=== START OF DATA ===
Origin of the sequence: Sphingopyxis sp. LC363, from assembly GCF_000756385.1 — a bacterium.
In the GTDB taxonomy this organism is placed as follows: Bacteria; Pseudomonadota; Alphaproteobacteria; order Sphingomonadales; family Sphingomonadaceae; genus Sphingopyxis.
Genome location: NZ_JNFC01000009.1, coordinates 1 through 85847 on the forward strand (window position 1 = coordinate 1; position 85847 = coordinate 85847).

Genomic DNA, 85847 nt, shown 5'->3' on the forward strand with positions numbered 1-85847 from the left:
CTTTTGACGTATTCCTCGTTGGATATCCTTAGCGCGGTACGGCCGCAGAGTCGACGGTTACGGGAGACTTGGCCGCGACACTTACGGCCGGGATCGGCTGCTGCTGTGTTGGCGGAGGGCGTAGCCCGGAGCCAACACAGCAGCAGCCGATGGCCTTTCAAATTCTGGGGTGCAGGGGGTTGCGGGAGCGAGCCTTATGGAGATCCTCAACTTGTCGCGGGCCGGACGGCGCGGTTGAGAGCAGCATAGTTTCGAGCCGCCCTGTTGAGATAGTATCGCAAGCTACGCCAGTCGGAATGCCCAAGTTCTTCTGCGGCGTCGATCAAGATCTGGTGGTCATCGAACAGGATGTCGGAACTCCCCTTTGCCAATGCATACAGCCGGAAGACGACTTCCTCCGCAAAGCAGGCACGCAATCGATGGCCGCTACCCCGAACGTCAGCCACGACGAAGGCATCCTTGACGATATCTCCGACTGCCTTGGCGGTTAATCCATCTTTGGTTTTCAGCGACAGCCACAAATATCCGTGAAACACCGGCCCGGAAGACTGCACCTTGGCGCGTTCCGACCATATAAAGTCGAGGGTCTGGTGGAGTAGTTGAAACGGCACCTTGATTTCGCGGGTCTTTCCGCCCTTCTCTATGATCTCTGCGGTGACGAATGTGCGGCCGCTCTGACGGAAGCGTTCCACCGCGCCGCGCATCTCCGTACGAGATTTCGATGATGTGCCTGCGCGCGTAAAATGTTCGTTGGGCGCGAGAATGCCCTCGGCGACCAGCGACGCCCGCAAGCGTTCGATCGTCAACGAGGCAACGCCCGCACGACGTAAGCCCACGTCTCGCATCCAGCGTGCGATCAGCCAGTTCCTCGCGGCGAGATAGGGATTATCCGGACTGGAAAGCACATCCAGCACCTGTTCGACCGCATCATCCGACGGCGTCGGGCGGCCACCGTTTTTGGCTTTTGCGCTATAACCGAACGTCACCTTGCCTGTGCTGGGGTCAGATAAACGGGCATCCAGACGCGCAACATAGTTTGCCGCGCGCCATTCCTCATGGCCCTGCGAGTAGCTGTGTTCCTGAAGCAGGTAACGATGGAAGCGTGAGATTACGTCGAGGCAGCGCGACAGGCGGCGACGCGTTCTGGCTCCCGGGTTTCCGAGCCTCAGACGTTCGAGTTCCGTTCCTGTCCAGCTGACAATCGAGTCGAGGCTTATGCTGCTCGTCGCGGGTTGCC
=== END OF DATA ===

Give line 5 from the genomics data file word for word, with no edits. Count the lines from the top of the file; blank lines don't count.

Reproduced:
CTTTTGACGTATTCCTCGTTGGATATCCTTAGCGCGGTACGGCCGCAGAGTCGACGGTTACGGGAGACTTGGCCGCGACACTTACGGCCGGGATCGGCTGCTGCTGTGTTGGCGGAGGGCGTAGCCCGGAGCCAACACAGCAGCAGCCGATGGCCTTTCAAATTCTGGGGTGCAGGGGGTTGCGGGAGCGAGCCTTATGGAGATCCTCAACTTGTCGCGGGCCGGACGGCGCGGTTGAGAGCAGCATAGTTTCGAGCCGCCCTGTTGAGATAGTATCGCAAGCTACGCCAGTCGGAATGCCCAAGTTCTTCTGCGGCGTCGATCAAGATCTGGTGGTCATCGAACAGGATGTCGGAACTCCCCTTTGCCAATGCATACAGCCGGAAGACGACTTCCTCCGCAAAGCAGGCACGCAATCGATGGCCGCTACCCCGAACGTCAGCCACGACGAAGGCATCCTTGACGATATCTCCGACTGCCTTGGCGGTTAATCCATCTTTGGTTTTCAGCGACAGCCACAAATATCCGTGAAACACCGGCCCGGAAGACTGCACCTTGGCGCGTTCCGACCATATAAAGTCGAGGGTCTGGTGGAGTAGTTGAAACGGCACCTTGATTTCGCGGGTCTTTCCGCCCTTCTCTATGATCTCTGCGGTGACGAATGTGCGGCCGCTCTGACGGAAGCGTTCCACCGCGCCGCGCATCTCCGTACGAGATTTCGATGATGTGCCTGCGCGCGTAAAATGTTCGTTGGGCGCGAGAATGCCCTCGGCGACCAGCGACGCCCGCAAGCGTTCGATCGTCAACGAGGCAACGCCCGCACGACGTAAGCCCACGTCTCGCATCCAGCGTGCGATCAGCCAGTTCCTCGCGGCGAGATAGGGATTATCCGGACTGGAAAGCACATCCAGCACCTGTTCGACCGCATCATCCGACGGCGTCGGGCGGCCACCGTTTTTGGCTTTTGCGCTATAACCGAACGTCACCTTGCCTGTGCTGGGGTCAGATAAACGGGCATCCAGACGCGCAACATAGTTTGCCGCGCGCCATTCCTCATGGCCCTGCGAGTAGCTGTGTTCCTGAAGCAGGTAACGATGGAAGCGTGAGATTACGTCGAGGCAGCGCGACAGGCGGCGACGCGTTCTGGCTCCCGGGTTTCCGAGCCTCAGACGTTCGAGTTCCGTTCCTGTCCAGCTGACAATCGAGTCGAGGCTTATGCTGCTCGTCGCGGGTTGCC